On a recent WP comment, I described a video as “mesmerizing”, one of my all time favorite words.

It comes from an early form of hypnosis used by an Austrian physician named Franz Anton Mesmer. 1734-1815 Franz-Anton-Mesmer

He rejected the 18th century practice of leeches and bloodletting and developed a theory he called animal magnetism.

He believed that diseases of the body and mind came from an imbalance in body fluids that could be healed by exposing one to magnetic fields found in the earth.

He invented a battery-like system of steel rods immersed in water, then grasped by his patient. This resulted in seizures, fainting spells, etc. but led to a sort of self-suggested healing.

An early patient was the acclaimed blind pianist and Mozart muse, Maria Teresa von Paradis. Blind since the age of 3, she experienced temporary vision while under Mesmer’s care; he was quick to take credit for this unexplained phenomenon, and became a local legend.

Rumors of a physical relationship with Maria, and the ensuing scandal, caused his wealthy wife to conspire to ban him from practice, and from his home in Vienna.

His popularity emerged later among the wealthy courtesans of Paris. One of his fans was Marie Antoinette. This quickly met with the disapproval of King Louis XVI. He appointed a team of doctors and scientists to conduct a hearing which might discredit Mesmer. One of these men was Benjamin Franklin, a diplomatic envoy in France.

Among others, Maria von Paradis was called upon to testify that he had not healed her blindness. He was deemed a charlatan, and faded into obscurity.mesmer94

His story has been told often over the years. One of the more interesting portrayals was done by Alan Rickman in the 1994 film” Mesmer”.

The trailer:

The full movie is available to watch online. It is entertaining and quite informative. I just had some trouble watching him and not hearing the voice of Scar from The Lion King.

Physician, charlatan, showman, or a true believer in his own practices, Mesmer is credited as being one of the fathers of modern day hypnosis and psychotherapy.

And he gave us such a great word !

This entry was posted in Entertainment, History, Mental Health, Writing and tagged , , , . Bookmark the permalink.

29 Responses to Mesmerized

  1. Nurse Kelly says:

    Fascinating, Van! I want to see this movie now!

  2. I like that word too and had no idea of its origin. So interesting how these “characters” from the past can leave their marks on the future and yet fade away in their own lifetimes. As a side note, words like these raise interesting questions for writers…can we use a word in a story that takes place before the word was coined? Happens all the time, but… Great post, Van 🙂

    • ninamishkin says:

      About your question, DWP: It depends who “we” is. If the author is an omniscient contemporary narrator telling us about the past, why not? If the word is coming from the mouth of a narrator or character living in that pre-Mesmer past, evidently not. As for “happens all the time,” it depends on who and what you’re reading. No offense, but there’s a lot of self-published junk about there.

      • I write fantasy so there’s always a balance between having to use “earth” language, while avoiding “earth” lingo, if you know what I mean. Some of my books take place in “medieval-ish” times, and I don’t use medieval language or they’d be unreadable to most audiences. For me, it would be impossible to look up every word to check it’s date of origin and only use those that originated before the 10th century. 🙂 I suspect that for many authors who write outside of contemporary genres, there are a range of words that aren’t authentic to the time. No offense taken 🙂 Interesting discussion.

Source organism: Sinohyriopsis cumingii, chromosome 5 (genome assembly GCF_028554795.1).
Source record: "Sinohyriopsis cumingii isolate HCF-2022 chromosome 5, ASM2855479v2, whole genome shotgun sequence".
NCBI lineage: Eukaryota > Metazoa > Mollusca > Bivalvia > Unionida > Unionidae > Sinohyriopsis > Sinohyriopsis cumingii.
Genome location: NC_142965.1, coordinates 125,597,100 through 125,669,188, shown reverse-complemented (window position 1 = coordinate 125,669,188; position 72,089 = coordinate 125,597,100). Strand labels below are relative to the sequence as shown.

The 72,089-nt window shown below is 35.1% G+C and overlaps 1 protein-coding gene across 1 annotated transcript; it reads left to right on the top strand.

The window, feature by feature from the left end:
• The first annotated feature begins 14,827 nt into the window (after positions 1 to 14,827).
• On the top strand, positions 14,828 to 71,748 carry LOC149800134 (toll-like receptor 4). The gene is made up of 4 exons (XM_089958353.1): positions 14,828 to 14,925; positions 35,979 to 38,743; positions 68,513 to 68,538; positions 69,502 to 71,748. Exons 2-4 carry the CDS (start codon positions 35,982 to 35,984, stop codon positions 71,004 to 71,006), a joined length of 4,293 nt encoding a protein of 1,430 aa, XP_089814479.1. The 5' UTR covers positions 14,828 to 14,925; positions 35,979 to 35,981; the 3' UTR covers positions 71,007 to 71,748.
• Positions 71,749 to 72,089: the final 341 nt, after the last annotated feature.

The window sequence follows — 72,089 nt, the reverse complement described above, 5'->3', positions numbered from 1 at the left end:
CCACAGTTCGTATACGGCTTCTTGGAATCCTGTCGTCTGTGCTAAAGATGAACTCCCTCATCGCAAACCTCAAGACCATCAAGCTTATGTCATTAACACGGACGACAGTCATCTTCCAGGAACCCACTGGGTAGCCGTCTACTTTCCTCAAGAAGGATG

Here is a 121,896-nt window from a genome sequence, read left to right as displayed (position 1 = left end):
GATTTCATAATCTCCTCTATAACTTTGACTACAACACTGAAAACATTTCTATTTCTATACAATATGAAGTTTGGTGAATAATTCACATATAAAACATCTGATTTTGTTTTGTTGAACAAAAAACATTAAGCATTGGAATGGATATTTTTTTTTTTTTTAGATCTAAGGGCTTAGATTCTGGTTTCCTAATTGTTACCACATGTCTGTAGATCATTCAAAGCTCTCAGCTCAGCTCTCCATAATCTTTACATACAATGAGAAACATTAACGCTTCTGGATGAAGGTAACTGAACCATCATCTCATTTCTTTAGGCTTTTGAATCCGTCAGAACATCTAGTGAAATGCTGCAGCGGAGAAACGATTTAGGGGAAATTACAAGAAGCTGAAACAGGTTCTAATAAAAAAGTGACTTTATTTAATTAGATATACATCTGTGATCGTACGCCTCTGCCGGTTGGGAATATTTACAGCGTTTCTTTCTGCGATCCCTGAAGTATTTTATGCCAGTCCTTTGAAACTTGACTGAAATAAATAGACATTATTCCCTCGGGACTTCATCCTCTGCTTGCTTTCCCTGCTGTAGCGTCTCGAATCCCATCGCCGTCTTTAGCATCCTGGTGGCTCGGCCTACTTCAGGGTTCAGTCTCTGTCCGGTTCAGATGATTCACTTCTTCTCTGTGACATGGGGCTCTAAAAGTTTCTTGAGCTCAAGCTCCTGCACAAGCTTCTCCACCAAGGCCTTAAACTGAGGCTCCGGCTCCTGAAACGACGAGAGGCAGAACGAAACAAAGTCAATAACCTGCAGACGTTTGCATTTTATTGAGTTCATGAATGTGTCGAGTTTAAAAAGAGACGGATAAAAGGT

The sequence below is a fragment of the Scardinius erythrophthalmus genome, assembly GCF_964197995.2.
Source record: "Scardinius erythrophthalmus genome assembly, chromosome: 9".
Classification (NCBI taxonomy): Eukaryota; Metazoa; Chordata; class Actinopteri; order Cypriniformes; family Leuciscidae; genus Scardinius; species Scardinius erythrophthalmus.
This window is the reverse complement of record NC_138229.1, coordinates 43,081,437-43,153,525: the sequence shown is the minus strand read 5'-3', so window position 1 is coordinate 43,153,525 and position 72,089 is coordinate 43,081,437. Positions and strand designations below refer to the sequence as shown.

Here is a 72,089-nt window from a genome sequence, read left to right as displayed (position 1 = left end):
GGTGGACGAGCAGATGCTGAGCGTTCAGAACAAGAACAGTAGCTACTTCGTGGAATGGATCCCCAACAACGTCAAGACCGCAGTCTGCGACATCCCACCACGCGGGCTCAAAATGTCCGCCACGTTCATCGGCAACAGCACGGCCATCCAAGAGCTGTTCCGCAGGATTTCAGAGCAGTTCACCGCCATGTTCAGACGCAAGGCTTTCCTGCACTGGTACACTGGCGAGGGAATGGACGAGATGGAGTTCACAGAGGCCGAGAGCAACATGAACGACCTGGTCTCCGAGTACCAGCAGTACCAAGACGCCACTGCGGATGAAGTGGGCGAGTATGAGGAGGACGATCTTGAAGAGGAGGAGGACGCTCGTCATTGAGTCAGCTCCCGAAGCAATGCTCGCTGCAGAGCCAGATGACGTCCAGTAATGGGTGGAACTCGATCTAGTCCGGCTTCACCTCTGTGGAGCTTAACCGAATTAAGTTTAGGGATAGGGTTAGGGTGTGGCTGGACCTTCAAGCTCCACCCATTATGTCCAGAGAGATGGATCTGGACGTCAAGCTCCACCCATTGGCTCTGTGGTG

• ninamishkin says:

        Could you really write in Anglo Saxon if there were any readers out there who might understand it? 🙂

      • Write in Anglo Saxon? Me? Not a chance. Ha ha. And the audience would be quite limited.

      • It does seem like a writing challenge for you, Diana, never thought about it.

    • Thanks, Diana. I happened to hear about the word origin long ago, but there is so much more info now on the web about him. And for sure, I’d not heard of the movie. Thanks. ☺

  3. LaVagabonde says:

    Looks like an interesting film. I’ll check it out while hiding inside the house from the heat this weekend.

  4. Amy says:

    Wow, that is so cool. I can’t wait to check out the movie. I’m glad you brought it to my attention. Good job!

  5. Erika Kind says:

    Sounds intriguing. Also I love to see Alan Rickman!

  6. ninamishkin says:

    I’m looking up the movie ASAP! I love Alan Rickman. Forget Scar. Try to find “Truly, Madly, Deeply,” in which (a younger) he plays the heroine’s ghost lover, returned from the dead to comfort her! As for Mesmer and hypnosis itself, I don’t know if it can “cure” anything, but it was certainly a help to my first (Hungarian) therapist in bringing up at least one significant event from my childhood that I had completely forgotten.

    • I do remember Truly, Madly, Deeply, Nina. He seems to be good in just about everything. I never actually tried hypnosis myself, but my husband used it successfully to stop smoking years ago. It’s not surprising to me that it can elicit older or blocked memories. Writing has done a great deal of that for me. Thanks. ☺

  7. Fascinating story Van 🙂

  8. Quirky T says:

    Great post! I love learning about word origins so thanks for the interesting info.

  9. lbeth1950 says:

    Thanks for writing this. I’m going to look this movie up this weekend.

  10. megdekorne says:

    Van , wow ….so very interesting ( i see I’ve missed your last postings ) … I need to catch up and rest here again on your beautiful rug of stunning color and design ( the ” magic carpet ” of my dreams ) …. I love you , megxxx

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